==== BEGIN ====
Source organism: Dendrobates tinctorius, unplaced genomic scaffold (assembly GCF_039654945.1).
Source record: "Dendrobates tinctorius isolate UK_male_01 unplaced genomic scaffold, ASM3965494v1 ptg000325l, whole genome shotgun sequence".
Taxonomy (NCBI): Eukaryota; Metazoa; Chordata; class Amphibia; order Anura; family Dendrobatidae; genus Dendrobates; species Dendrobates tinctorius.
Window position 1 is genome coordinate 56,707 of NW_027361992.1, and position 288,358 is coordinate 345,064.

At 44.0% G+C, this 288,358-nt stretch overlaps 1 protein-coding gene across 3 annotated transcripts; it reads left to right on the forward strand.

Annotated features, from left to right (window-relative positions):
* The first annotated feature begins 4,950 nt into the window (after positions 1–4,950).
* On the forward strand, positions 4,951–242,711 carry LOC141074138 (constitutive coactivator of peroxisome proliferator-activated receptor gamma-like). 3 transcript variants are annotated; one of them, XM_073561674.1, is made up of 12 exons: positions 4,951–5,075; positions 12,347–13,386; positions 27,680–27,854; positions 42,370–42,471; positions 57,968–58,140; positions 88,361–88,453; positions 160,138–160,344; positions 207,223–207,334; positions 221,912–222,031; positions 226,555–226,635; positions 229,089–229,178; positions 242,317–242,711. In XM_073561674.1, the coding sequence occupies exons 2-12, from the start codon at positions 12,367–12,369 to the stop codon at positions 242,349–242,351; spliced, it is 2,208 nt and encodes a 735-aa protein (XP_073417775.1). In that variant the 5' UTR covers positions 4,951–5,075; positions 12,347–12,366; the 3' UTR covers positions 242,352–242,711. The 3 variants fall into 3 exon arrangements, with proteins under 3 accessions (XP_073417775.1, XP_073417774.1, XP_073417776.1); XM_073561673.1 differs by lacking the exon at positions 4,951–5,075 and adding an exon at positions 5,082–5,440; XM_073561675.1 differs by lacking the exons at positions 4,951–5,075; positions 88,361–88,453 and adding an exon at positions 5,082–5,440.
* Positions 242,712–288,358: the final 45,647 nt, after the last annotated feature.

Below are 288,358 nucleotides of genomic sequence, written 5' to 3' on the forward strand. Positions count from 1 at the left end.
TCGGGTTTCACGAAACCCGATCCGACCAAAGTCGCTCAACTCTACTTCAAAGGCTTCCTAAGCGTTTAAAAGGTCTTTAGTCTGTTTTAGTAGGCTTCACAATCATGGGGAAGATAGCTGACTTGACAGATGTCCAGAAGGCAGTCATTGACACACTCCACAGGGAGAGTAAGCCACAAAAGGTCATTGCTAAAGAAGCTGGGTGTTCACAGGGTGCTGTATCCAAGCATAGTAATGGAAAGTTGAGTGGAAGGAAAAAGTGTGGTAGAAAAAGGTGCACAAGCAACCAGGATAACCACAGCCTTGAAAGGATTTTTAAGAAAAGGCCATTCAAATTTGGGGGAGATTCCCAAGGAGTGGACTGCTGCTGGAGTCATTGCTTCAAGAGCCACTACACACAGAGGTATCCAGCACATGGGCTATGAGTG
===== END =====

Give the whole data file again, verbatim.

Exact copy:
Source organism: Dendrobates tinctorius, unplaced genomic scaffold (assembly GCF_039654945.1).
Source record: "Dendrobates tinctorius isolate UK_male_01 unplaced genomic scaffold, ASM3965494v1 ptg000325l, whole genome shotgun sequence".
Taxonomy (NCBI): Eukaryota; Metazoa; Chordata; class Amphibia; order Anura; family Dendrobatidae; genus Dendrobates; species Dendrobates tinctorius.
Window position 1 is genome coordinate 56,707 of NW_027361992.1, and position 288,358 is coordinate 345,064.

At 44.0% G+C, this 288,358-nt stretch overlaps 1 protein-coding gene across 3 annotated transcripts; it reads left to right on the forward strand.

Annotated features, from left to right (window-relative positions):
* The first annotated feature begins 4,950 nt into the window (after positions 1–4,950).
* On the forward strand, positions 4,951–242,711 carry LOC141074138 (constitutive coactivator of peroxisome proliferator-activated receptor gamma-like). 3 transcript variants are annotated; one of them, XM_073561674.1, is made up of 12 exons: positions 4,951–5,075; positions 12,347–13,386; positions 27,680–27,854; positions 42,370–42,471; positions 57,968–58,140; positions 88,361–88,453; positions 160,138–160,344; positions 207,223–207,334; positions 221,912–222,031; positions 226,555–226,635; positions 229,089–229,178; positions 242,317–242,711. In XM_073561674.1, the coding sequence occupies exons 2-12, from the start codon at positions 12,367–12,369 to the stop codon at positions 242,349–242,351; spliced, it is 2,208 nt and encodes a 735-aa protein (XP_073417775.1). In that variant the 5' UTR covers positions 4,951–5,075; positions 12,347–12,366; the 3' UTR covers positions 242,352–242,711. The 3 variants fall into 3 exon arrangements, with proteins under 3 accessions (XP_073417775.1, XP_073417774.1, XP_073417776.1); XM_073561673.1 differs by lacking the exon at positions 4,951–5,075 and adding an exon at positions 5,082–5,440; XM_073561675.1 differs by lacking the exons at positions 4,951–5,075; positions 88,361–88,453 and adding an exon at positions 5,082–5,440.
* Positions 242,712–288,358: the final 45,647 nt, after the last annotated feature.

Below are 288,358 nucleotides of genomic sequence, written 5' to 3' on the forward strand. Positions count from 1 at the left end.
TCGGGTTTCACGAAACCCGATCCGACCAAAGTCGCTCAACTCTACTTCAAAGGCTTCCTAAGCGTTTAAAAGGTCTTTAGTCTGTTTTAGTAGGCTTCACAATCATGGGGAAGATAGCTGACTTGACAGATGTCCAGAAGGCAGTCATTGACACACTCCACAGGGAGAGTAAGCCACAAAAGGTCATTGCTAAAGAAGCTGGGTGTTCACAGGGTGCTGTATCCAAGCATAGTAATGGAAAGTTGAGTGGAAGGAAAAAGTGTGGTAGAAAAAGGTGCACAAGCAACCAGGATAACCACAGCCTTGAAAGGATTTTTAAGAAAAGGCCATTCAAATTTGGGGGAGATTCCCAAGGAGTGGACTGCTGCTGGAGTCATTGCTTCAAGAGCCACTACACACAGAGGTATCCAGCACATGGGCTATGAGTG